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Editorial: Taking steps to save tiny Lee isopod

Editorial Board • May 19, 2020 at 10:00 PM

The “butterfly effect” is the notion that such an insignificant thing as a single insect flapping its wings can set in motion a series of events leading to massive environmental change. In our region we might call this the Lee County isopod effect.

This freshwater crustacean, lacking eyes and pigmentation, was discovered in 1961 in two cave systems near Jonesville. It is not known to exist anywhere else in the world. In 1987, leachate from a nearby sawmill heavily polluted one system, killing all life. That left only one source for this tiny creature.

By the end of 2001 it was making a recovery in the second system, but in addition to water quality degradation, threats to this unique creature included use of sinkholes as disposal sites for wastes, as well as failing septic systems. In 1992, the Lee County isopod was listed as endangered and a plan was developed to save it. The Cedars, an area of more than 30 square miles, was designated a Natural Area Preserve. It’s also a haven for many rare plant species.

Now, at long last, the former sawmill site is to be cleaned up, removing the last immediate threat to the crustacean. The Nature Conservancy, which owns the site, will then turn it over to the Virginia Department of Conservation and Recreation.

The cleanup project also involves removing old buildings, abandoned materials and equipment, said Steve Lindeman, land protection program manager with The Nature Conservancy. The Daniel Boone Trail Association and the Virginia Department of Environmental Quality also helped with developing the grant application for the sawmill project, he added.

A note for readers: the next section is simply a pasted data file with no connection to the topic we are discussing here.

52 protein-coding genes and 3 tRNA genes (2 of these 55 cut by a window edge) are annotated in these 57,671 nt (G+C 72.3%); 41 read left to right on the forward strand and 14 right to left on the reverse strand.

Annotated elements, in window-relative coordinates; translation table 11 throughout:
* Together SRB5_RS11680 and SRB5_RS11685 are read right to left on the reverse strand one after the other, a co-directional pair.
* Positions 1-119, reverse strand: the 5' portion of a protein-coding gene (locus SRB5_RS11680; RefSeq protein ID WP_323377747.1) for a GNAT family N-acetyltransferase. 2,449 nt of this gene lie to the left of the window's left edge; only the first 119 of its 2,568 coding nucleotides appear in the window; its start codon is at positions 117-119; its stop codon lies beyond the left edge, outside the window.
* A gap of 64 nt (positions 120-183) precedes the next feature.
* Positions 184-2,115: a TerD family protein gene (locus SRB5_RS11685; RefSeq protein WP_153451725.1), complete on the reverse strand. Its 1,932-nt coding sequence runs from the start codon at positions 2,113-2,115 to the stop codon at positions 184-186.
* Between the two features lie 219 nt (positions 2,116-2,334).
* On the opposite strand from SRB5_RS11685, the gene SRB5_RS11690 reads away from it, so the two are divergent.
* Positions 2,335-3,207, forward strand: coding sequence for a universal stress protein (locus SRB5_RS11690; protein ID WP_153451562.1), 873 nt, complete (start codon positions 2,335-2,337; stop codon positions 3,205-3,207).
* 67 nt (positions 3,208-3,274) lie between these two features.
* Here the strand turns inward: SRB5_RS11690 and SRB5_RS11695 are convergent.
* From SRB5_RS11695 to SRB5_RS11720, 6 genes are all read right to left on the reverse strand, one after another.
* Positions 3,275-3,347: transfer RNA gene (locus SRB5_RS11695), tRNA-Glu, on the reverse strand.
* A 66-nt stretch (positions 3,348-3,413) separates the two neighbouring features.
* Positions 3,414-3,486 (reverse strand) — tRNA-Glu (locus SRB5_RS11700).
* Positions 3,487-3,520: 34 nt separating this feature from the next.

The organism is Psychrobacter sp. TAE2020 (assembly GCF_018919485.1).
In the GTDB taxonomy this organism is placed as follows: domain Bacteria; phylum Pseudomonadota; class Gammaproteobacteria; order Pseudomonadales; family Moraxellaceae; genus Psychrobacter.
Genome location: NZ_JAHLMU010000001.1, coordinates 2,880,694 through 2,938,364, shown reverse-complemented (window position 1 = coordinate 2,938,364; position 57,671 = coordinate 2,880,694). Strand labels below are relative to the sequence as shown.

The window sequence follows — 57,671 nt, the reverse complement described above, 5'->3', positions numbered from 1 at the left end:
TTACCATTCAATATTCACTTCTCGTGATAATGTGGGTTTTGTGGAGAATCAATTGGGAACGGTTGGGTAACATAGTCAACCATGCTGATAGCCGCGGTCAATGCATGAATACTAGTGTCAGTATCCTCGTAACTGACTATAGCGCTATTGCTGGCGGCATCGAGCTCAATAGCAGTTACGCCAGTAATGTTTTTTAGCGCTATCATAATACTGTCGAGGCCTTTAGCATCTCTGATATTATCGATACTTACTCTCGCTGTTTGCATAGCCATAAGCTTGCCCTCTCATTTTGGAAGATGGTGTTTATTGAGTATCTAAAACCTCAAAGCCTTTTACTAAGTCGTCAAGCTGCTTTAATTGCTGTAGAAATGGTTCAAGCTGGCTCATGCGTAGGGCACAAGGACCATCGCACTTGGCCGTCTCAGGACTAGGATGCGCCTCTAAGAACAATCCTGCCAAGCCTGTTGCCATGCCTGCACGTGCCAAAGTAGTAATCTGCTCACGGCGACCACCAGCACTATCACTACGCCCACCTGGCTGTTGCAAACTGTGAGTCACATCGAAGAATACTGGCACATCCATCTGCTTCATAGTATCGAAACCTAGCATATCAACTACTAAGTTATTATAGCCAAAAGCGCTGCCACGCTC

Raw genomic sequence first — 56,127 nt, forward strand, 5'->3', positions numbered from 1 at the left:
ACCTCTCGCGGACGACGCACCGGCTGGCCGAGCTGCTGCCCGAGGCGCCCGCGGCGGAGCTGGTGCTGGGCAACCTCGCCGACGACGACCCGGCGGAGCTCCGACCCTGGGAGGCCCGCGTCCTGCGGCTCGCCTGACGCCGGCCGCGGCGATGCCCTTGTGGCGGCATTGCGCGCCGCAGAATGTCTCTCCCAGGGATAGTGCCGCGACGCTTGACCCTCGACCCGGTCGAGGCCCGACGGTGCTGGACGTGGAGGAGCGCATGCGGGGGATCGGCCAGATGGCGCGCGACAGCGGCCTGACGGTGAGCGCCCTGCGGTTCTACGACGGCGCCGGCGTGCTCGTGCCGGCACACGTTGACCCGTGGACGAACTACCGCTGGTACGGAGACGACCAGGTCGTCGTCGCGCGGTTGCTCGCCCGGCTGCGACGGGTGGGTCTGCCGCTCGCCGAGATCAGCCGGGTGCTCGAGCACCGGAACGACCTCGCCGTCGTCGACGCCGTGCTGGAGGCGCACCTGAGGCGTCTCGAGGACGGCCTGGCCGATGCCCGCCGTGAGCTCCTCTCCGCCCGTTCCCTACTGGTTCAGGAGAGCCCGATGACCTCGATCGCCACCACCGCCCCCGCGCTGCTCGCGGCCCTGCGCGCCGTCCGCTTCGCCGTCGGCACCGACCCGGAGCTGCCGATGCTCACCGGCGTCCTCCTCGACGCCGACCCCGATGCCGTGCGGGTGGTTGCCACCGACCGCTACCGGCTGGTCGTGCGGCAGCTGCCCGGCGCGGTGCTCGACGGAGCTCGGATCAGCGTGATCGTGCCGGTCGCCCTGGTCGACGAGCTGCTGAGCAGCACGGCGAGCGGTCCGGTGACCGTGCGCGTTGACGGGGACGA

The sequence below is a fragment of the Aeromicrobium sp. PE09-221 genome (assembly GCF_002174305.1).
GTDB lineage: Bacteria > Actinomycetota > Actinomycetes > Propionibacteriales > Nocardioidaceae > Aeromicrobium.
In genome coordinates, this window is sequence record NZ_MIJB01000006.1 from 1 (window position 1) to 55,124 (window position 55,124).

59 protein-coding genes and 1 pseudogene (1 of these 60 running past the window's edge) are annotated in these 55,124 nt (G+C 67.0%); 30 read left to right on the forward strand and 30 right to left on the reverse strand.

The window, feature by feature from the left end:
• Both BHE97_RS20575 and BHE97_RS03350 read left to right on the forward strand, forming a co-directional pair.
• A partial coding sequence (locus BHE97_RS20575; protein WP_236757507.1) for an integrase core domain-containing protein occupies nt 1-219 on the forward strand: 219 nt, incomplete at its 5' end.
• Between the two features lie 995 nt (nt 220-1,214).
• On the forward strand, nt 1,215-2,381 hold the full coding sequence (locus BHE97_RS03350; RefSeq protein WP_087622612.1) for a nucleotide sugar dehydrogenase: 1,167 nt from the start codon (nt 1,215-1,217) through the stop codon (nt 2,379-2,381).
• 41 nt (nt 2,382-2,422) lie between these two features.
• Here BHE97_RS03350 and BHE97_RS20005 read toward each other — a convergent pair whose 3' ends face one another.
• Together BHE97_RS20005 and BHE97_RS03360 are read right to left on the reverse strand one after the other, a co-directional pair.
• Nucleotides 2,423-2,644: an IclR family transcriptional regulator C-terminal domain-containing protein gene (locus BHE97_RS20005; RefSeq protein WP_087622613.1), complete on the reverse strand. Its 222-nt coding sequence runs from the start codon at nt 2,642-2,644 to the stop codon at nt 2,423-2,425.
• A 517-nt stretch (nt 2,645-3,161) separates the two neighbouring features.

This isn’t the first such rescue effort in Southwest Virginia, a special place in our natural world. For instance, the Clinch River is home to some 50 species of mussels, more than in any other river on the planet. In 1998, a tanker truck carrying a chemical used to make foam rubber overturned on U.S. 460, spilling its contents into the Clinch. It killed more than 7,000 mussels, including the golden riffleshell mussel, which is found nowhere else.

Four years ago, Virginia Department of Game and Inland Fisheries biologists could find only three female golden riffleshell mussels in the wild that were carrying larval young. They placed them in a holding tub and drove to a McDonald’s parking lot in Pikeville, Kentucky, where Monte McGregor, director of Kentucky’s Center for Mollusk Conservation, extracted the larvae, with the adults quickly returned to the river.

Over months, McGregor’s lab successfully raised 1,600 young mussels. Most were transported to Virginia’s Aquatic Wildlife Conservation Center in Marion, where they were grown to adult size and then released, bringing the species back from the brink of extinction.

Forever losing a tiny creature found only in a single cave in a remote area of the Appalachians might never be noticed as the world continues to evolve. Or, its loss might have profound affects. We don’t know, which is why society works hard to prevent extinctions.

Each species lost threatens the ecosystem upon which all life depends. Saving the Lee County isopod is “a win for the environment and the people,” Lindeman said. We couldn’t agree more.

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